The Light in the Ruins

By Chris Bohjalian

(Doubleday, $26.95, 320 pages)

Who is this author?

Chris Bohjalian, a Vermont-based, best-selling and multiple award-winning author, has spoken in Connecticut several times in recent years about his books, which range from historical novels to contemporary examinations of family and relationships. His first best-seller was “Midwives,” an Oprah’s Book Club selection that became a film, and his 16 books include the New York Times bestsellers “The Sandcastle Girls,” inspired by his Armenian ancestors’ lives, “Skeletons at the Feast,” set in Germany as World War II grinds to a close and  “The Double Bind,” which played off F. Scott Fitzgerald’s “The Great Gatsby.” Bohjalian is fascinated by Fitzgerald’s work and owns more than 42 different editions of books by or about Fitzgerald.

A graduate of Amherst College, he also is the longtime “Idyll Banter” columnist for the Burlington Free Press and has written for Cosmopolitan, Reader’s Digest and the Boston Globe Sunday Magazine.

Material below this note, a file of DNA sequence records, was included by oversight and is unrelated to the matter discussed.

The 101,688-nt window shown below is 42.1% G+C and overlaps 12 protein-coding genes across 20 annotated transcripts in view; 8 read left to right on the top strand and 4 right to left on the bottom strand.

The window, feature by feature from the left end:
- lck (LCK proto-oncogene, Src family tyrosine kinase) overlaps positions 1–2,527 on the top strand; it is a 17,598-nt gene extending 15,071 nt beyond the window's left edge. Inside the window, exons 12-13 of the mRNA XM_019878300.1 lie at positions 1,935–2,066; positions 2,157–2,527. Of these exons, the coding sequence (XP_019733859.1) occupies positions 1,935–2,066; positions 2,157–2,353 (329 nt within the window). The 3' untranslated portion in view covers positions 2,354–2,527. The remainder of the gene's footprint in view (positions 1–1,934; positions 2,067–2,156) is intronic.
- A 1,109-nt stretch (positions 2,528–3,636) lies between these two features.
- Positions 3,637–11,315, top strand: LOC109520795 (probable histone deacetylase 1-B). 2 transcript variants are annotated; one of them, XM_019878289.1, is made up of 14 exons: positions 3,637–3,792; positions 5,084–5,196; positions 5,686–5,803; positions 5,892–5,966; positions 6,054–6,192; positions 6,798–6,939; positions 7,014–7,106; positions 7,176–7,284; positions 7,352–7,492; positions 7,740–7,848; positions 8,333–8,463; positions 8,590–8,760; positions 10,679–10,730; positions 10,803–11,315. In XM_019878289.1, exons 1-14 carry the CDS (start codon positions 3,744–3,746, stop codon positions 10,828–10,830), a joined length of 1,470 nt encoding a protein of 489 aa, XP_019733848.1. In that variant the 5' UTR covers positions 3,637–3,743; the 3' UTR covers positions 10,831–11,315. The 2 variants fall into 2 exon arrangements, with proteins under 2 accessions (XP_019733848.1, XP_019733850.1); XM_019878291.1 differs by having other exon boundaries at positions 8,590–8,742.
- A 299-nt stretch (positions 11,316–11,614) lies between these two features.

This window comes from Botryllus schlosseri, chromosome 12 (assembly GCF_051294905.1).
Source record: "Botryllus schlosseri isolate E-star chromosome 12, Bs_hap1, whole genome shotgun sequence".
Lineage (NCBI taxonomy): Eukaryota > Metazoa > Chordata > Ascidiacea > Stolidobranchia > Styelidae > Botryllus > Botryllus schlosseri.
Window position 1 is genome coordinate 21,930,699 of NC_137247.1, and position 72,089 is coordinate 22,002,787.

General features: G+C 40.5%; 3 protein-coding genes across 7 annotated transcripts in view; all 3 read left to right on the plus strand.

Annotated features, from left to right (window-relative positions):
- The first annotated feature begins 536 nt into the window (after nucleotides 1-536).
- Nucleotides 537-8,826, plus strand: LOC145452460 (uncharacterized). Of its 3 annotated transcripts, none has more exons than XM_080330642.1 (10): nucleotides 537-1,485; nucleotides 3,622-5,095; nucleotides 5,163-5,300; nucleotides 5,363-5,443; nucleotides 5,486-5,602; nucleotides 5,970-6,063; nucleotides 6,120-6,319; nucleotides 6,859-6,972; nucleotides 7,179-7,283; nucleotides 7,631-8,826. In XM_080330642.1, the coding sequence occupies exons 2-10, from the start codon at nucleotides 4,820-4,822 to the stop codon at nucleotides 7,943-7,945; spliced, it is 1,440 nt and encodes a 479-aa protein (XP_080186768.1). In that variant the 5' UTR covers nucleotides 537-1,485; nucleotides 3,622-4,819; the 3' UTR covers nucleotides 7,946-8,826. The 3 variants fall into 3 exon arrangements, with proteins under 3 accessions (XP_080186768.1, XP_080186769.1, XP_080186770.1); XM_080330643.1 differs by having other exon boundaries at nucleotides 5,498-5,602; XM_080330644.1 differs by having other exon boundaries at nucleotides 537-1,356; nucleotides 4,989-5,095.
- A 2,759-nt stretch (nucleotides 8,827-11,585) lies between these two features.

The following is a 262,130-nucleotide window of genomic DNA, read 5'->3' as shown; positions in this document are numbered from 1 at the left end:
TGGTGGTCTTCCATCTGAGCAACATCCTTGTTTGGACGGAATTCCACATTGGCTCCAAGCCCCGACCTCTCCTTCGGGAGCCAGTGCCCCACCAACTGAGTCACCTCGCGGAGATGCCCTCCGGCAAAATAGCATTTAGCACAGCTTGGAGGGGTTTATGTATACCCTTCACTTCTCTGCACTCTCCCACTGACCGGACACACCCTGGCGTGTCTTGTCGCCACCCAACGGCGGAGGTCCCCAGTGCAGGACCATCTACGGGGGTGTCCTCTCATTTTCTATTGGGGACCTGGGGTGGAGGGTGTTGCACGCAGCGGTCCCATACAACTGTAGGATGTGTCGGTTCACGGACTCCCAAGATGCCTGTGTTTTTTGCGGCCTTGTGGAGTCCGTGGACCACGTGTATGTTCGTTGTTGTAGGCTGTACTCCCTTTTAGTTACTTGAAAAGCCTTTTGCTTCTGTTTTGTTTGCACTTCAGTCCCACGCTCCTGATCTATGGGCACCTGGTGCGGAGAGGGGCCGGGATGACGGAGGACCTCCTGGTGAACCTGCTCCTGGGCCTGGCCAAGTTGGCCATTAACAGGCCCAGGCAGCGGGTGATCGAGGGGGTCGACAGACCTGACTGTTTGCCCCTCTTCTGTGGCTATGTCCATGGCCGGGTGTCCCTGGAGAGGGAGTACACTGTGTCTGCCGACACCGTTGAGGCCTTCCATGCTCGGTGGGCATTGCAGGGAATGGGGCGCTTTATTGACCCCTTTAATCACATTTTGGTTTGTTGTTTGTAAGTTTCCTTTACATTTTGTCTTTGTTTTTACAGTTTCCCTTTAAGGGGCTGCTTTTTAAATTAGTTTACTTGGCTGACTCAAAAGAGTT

What is this book about?

“The Light in the Ruins” is both a historical novel with romantic overtones and a murder mystery, and it is set in Tuscany during World War II and in the mid-1950s. During the war, the Rosatis, a noble family, keep to their ancient estate that holds an Etruscan burial ground, but their wish to avoid the war and its consequences ends when Nazi soldiers demand sanctuary there and one of them begins a romance with teenage Cristina. Some 20 years later, Serafina Bettini, a police inspector in Florence who was a partisan fighter for the Allies during the war, begins investigating deaths that soon reveal a serial killer is targeting remaining members of the Rosati family, perhaps under the mistaken impression that they willingly collaborated with the Germans. What Serafina discovers uncovers twists and turmoil in the past lives of the Rosatis and her own personal history.

Why you’ll like it:

Bohjalian is a born storyteller with a knack for interweaving carefully researched historical detail with compelling fictional stories. His characters serve as representatives of the past in this novel, as in so many of his books, but also are fully rounded people who stand on their own and capture the reader’s interest. Bohjalian has had quite a string of hits in recent years – “The Double Bind,” “The Night Strangers,” Secrets of Eden”, “Skeletons at the Feast” and “The Sandcastle Girls” among them, and “Light in the Ruins” is yet another in this list of literary as well as popular successes.

What others are saying: